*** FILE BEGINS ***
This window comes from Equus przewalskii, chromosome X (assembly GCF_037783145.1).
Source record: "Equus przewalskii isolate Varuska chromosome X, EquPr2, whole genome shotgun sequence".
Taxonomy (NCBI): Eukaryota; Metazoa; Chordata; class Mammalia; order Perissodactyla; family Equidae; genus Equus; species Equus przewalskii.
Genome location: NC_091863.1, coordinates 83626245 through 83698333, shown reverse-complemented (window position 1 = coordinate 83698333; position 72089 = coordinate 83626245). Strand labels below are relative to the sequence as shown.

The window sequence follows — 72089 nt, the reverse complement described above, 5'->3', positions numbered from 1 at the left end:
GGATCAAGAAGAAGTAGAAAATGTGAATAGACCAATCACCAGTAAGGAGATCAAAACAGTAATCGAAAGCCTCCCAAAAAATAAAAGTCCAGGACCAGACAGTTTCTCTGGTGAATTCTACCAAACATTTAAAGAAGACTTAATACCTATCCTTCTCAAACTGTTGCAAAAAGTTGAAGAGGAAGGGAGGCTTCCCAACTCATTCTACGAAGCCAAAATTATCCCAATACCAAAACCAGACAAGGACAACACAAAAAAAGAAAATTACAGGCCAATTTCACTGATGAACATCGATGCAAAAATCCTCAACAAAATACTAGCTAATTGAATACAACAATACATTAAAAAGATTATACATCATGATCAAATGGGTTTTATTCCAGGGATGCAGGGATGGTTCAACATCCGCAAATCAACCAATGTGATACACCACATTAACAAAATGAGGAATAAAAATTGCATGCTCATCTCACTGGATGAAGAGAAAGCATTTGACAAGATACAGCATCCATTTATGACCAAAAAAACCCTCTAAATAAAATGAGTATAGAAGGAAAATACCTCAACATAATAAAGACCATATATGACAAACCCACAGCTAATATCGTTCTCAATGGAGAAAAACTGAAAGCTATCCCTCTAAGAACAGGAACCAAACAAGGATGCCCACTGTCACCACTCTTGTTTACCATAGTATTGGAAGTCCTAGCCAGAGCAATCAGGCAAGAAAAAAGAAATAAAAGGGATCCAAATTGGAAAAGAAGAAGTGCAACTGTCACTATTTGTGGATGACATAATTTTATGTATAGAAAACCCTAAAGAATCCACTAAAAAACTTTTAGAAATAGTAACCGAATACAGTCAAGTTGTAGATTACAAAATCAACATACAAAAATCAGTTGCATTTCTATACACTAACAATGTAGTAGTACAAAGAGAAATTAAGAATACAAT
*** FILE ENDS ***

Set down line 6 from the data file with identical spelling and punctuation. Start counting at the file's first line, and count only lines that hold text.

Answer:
GGATCAAGAAGAAGTAGAAAATGTGAATAGACCAATCACCAGTAAGGAGATCAAAACAGTAATCGAAAGCCTCCCAAAAAATAAAAGTCCAGGACCAGACAGTTTCTCTGGTGAATTCTACCAAACATTTAAAGAAGACTTAATACCTATCCTTCTCAAACTGTTGCAAAAAGTTGAAGAGGAAGGGAGGCTTCCCAACTCATTCTACGAAGCCAAAATTATCCCAATACCAAAACCAGACAAGGACAACACAAAAAAAGAAAATTACAGGCCAATTTCACTGATGAACATCGATGCAAAAATCCTCAACAAAATACTAGCTAATTGAATACAACAATACATTAAAAAGATTATACATCATGATCAAATGGGTTTTATTCCAGGGATGCAGGGATGGTTCAACATCCGCAAATCAACCAATGTGATACACCACATTAACAAAATGAGGAATAAAAATTGCATGCTCATCTCACTGGATGAAGAGAAAGCATTTGACAAGATACAGCATCCATTTATGACCAAAAAAACCCTCTAAATAAAATGAGTATAGAAGGAAAATACCTCAACATAATAAAGACCATATATGACAAACCCACAGCTAATATCGTTCTCAATGGAGAAAAACTGAAAGCTATCCCTCTAAGAACAGGAACCAAACAAGGATGCCCACTGTCACCACTCTTGTTTACCATAGTATTGGAAGTCCTAGCCAGAGCAATCAGGCAAGAAAAAAGAAATAAAAGGGATCCAAATTGGAAAAGAAGAAGTGCAACTGTCACTATTTGTGGATGACATAATTTTATGTATAGAAAACCCTAAAGAATCCACTAAAAAACTTTTAGAAATAGTAACCGAATACAGTCAAGTTGTAGATTACAAAATCAACATACAAAAATCAGTTGCATTTCTATACACTAACAATGTAGTAGTACAAAGAGAAATTAAGAATACAAT